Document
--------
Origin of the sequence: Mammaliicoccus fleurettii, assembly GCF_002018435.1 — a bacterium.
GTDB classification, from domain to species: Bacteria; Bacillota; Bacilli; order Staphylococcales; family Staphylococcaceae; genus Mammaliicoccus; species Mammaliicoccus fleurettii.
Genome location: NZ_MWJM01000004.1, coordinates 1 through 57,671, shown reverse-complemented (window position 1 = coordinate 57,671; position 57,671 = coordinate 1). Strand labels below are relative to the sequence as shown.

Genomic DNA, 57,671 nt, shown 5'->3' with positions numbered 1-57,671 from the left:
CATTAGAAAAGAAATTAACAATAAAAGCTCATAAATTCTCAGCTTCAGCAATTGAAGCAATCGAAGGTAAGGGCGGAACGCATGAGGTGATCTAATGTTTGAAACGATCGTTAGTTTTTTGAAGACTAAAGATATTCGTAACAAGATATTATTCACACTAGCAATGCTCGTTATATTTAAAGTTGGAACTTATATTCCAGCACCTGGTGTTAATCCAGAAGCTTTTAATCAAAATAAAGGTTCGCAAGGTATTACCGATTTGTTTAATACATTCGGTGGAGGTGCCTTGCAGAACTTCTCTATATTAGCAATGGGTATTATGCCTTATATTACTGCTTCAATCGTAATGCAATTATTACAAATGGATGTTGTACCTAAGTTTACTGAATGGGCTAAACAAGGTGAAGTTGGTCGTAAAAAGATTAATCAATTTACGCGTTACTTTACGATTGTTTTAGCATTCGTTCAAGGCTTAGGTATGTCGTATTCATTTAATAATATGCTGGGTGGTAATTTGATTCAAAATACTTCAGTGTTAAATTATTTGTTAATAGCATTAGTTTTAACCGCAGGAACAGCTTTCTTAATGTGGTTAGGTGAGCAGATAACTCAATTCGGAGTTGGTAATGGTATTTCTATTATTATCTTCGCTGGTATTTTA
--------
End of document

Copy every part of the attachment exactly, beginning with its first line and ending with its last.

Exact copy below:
Origin of the sequence: Mammaliicoccus fleurettii, assembly GCF_002018435.1 — a bacterium.
GTDB classification, from domain to species: Bacteria; Bacillota; Bacilli; order Staphylococcales; family Staphylococcaceae; genus Mammaliicoccus; species Mammaliicoccus fleurettii.
Genome location: NZ_MWJM01000004.1, coordinates 1 through 57,671, shown reverse-complemented (window position 1 = coordinate 57,671; position 57,671 = coordinate 1). Strand labels below are relative to the sequence as shown.

Genomic DNA, 57,671 nt, shown 5'->3' with positions numbered 1-57,671 from the left:
CATTAGAAAAGAAATTAACAATAAAAGCTCATAAATTCTCAGCTTCAGCAATTGAAGCAATCGAAGGTAAGGGCGGAACGCATGAGGTGATCTAATGTTTGAAACGATCGTTAGTTTTTTGAAGACTAAAGATATTCGTAACAAGATATTATTCACACTAGCAATGCTCGTTATATTTAAAGTTGGAACTTATATTCCAGCACCTGGTGTTAATCCAGAAGCTTTTAATCAAAATAAAGGTTCGCAAGGTATTACCGATTTGTTTAATACATTCGGTGGAGGTGCCTTGCAGAACTTCTCTATATTAGCAATGGGTATTATGCCTTATATTACTGCTTCAATCGTAATGCAATTATTACAAATGGATGTTGTACCTAAGTTTACTGAATGGGCTAAACAAGGTGAAGTTGGTCGTAAAAAGATTAATCAATTTACGCGTTACTTTACGATTGTTTTAGCATTCGTTCAAGGCTTAGGTATGTCGTATTCATTTAATAATATGCTGGGTGGTAATTTGATTCAAAATACTTCAGTGTTAAATTATTTGTTAATAGCATTAGTTTTAACCGCAGGAACAGCTTTCTTAATGTGGTTAGGTGAGCAGATAACTCAATTCGGAGTTGGTAATGGTATTTCTATTATTATCTTCGCTGGTATTTTA